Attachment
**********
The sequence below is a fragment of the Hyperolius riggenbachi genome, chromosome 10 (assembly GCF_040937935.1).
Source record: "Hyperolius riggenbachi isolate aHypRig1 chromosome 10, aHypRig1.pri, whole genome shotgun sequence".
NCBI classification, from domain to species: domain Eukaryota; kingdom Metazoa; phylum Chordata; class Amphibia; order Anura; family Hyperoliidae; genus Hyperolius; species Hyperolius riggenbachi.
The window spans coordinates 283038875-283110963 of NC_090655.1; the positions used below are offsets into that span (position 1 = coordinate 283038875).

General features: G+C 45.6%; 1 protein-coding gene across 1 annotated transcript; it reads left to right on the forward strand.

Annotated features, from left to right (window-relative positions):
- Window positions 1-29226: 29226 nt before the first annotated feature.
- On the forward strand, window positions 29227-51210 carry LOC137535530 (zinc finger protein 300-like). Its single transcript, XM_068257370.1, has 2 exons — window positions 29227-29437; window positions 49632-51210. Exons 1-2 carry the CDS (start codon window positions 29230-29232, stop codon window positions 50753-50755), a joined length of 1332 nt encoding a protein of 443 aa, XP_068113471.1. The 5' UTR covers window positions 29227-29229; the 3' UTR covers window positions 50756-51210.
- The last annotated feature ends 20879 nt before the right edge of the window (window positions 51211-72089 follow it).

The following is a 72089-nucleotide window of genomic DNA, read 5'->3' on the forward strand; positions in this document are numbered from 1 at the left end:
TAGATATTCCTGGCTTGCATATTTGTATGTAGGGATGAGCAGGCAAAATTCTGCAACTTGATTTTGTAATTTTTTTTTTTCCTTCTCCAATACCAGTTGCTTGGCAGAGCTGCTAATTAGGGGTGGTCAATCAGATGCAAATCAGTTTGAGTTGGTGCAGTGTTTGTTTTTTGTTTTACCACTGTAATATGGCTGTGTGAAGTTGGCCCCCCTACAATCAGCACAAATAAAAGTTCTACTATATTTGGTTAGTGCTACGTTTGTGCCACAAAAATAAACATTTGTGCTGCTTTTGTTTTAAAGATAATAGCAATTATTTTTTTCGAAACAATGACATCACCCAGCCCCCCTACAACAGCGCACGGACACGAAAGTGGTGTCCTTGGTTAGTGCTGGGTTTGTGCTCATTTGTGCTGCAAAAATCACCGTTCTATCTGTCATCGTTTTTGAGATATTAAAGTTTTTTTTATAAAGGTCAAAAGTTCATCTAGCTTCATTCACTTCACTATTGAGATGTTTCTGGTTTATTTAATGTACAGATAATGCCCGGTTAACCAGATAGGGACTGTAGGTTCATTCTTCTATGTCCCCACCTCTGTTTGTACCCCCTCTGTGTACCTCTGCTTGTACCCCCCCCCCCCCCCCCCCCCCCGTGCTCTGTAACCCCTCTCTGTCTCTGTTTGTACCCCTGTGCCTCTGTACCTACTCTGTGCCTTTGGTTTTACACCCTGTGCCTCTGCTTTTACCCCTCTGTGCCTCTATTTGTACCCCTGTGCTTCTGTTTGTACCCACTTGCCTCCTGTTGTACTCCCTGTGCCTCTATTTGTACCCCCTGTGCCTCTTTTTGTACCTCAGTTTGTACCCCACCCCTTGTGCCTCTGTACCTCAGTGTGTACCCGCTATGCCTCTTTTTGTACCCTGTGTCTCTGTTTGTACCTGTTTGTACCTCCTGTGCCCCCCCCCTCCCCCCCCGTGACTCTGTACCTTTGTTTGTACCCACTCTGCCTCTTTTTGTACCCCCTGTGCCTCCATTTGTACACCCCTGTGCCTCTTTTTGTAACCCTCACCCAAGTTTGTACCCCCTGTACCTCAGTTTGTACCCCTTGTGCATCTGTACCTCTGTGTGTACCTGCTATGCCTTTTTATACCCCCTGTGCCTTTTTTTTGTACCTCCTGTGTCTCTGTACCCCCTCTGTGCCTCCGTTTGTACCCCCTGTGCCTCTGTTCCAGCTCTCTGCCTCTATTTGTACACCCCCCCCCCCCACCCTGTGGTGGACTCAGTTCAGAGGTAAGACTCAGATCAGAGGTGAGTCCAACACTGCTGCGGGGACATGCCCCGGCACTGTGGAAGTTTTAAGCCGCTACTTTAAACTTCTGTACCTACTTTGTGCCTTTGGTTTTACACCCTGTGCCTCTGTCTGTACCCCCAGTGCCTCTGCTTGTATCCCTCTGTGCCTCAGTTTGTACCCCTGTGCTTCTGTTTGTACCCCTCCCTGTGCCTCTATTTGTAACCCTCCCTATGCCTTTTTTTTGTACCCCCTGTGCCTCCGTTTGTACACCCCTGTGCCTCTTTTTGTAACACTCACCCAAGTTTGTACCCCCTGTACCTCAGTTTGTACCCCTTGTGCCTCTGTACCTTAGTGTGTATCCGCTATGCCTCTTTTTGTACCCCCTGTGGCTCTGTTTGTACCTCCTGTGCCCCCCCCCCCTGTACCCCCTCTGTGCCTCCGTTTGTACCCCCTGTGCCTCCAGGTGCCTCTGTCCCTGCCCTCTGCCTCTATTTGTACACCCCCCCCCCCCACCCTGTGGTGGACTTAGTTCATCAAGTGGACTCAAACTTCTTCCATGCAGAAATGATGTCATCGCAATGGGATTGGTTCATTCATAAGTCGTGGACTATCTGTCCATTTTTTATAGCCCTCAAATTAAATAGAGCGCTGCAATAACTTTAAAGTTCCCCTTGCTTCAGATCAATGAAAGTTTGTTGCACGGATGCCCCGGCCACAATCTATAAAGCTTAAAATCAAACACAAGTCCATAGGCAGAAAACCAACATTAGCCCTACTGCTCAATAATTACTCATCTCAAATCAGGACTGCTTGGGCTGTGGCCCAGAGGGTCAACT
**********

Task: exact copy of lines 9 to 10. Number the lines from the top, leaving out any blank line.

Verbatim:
- The last annotated feature ends 20879 nt before the right edge of the window (window positions 51211-72089 follow it).

The following is a 72089-nucleotide window of genomic DNA, read 5'->3' on the forward strand; positions in this document are numbered from 1 at the left end: